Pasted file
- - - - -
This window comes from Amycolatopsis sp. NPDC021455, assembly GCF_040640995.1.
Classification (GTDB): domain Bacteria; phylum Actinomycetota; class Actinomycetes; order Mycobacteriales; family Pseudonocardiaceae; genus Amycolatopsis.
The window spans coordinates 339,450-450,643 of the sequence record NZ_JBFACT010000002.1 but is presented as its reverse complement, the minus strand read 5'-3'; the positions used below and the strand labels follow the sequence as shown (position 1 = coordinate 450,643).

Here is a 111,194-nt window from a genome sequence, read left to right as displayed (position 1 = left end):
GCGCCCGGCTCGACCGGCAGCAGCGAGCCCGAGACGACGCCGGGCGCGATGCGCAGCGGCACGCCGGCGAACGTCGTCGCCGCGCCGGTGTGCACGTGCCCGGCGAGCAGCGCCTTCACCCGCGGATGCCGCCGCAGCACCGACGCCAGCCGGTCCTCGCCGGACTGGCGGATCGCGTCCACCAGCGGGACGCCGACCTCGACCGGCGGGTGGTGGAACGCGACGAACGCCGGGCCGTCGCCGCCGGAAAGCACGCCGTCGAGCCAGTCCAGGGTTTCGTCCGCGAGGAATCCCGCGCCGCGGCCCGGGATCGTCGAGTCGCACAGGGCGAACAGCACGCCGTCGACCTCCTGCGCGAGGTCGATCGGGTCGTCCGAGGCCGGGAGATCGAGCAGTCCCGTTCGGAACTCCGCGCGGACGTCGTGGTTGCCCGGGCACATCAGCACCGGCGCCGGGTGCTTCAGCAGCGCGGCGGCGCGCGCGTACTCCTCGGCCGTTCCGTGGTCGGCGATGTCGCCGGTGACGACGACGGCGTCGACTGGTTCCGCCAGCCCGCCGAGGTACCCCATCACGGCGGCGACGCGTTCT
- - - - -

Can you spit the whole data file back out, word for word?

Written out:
This window comes from Amycolatopsis sp. NPDC021455, assembly GCF_040640995.1.
Classification (GTDB): domain Bacteria; phylum Actinomycetota; class Actinomycetes; order Mycobacteriales; family Pseudonocardiaceae; genus Amycolatopsis.
The window spans coordinates 339,450-450,643 of the sequence record NZ_JBFACT010000002.1 but is presented as its reverse complement, the minus strand read 5'-3'; the positions used below and the strand labels follow the sequence as shown (position 1 = coordinate 450,643).

Here is a 111,194-nt window from a genome sequence, read left to right as displayed (position 1 = left end):
GCGCCCGGCTCGACCGGCAGCAGCGAGCCCGAGACGACGCCGGGCGCGATGCGCAGCGGCACGCCGGCGAACGTCGTCGCCGCGCCGGTGTGCACGTGCCCGGCGAGCAGCGCCTTCACCCGCGGATGCCGCCGCAGCACCGACGCCAGCCGGTCCTCGCCGGACTGGCGGATCGCGTCCACCAGCGGGACGCCGACCTCGACCGGCGGGTGGTGGAACGCGACGAACGCCGGGCCGTCGCCGCCGGAAAGCACGCCGTCGAGCCAGTCCAGGGTTTCGTCCGCGAGGAATCCCGCGCCGCGGCCCGGGATCGTCGAGTCGCACAGGGCGAACAGCACGCCGTCGACCTCCTGCGCGAGGTCGATCGGGTCGTCCGAGGCCGGGAGATCGAGCAGTCCCGTTCGGAACTCCGCGCGGACGTCGTGGTTGCCCGGGCACATCAGCACCGGCGCCGGGTGCTTCAGCAGCGCGGCGGCGCGCGCGTACTCCTCGGCCGTTCCGTGGTCGGCGATGTCGCCGGTGACGACGACGGCGTCGACTGGTTCCGCCAGCCCGCCGAGGTACCCCATCACGGCGGCGACGCGTTCT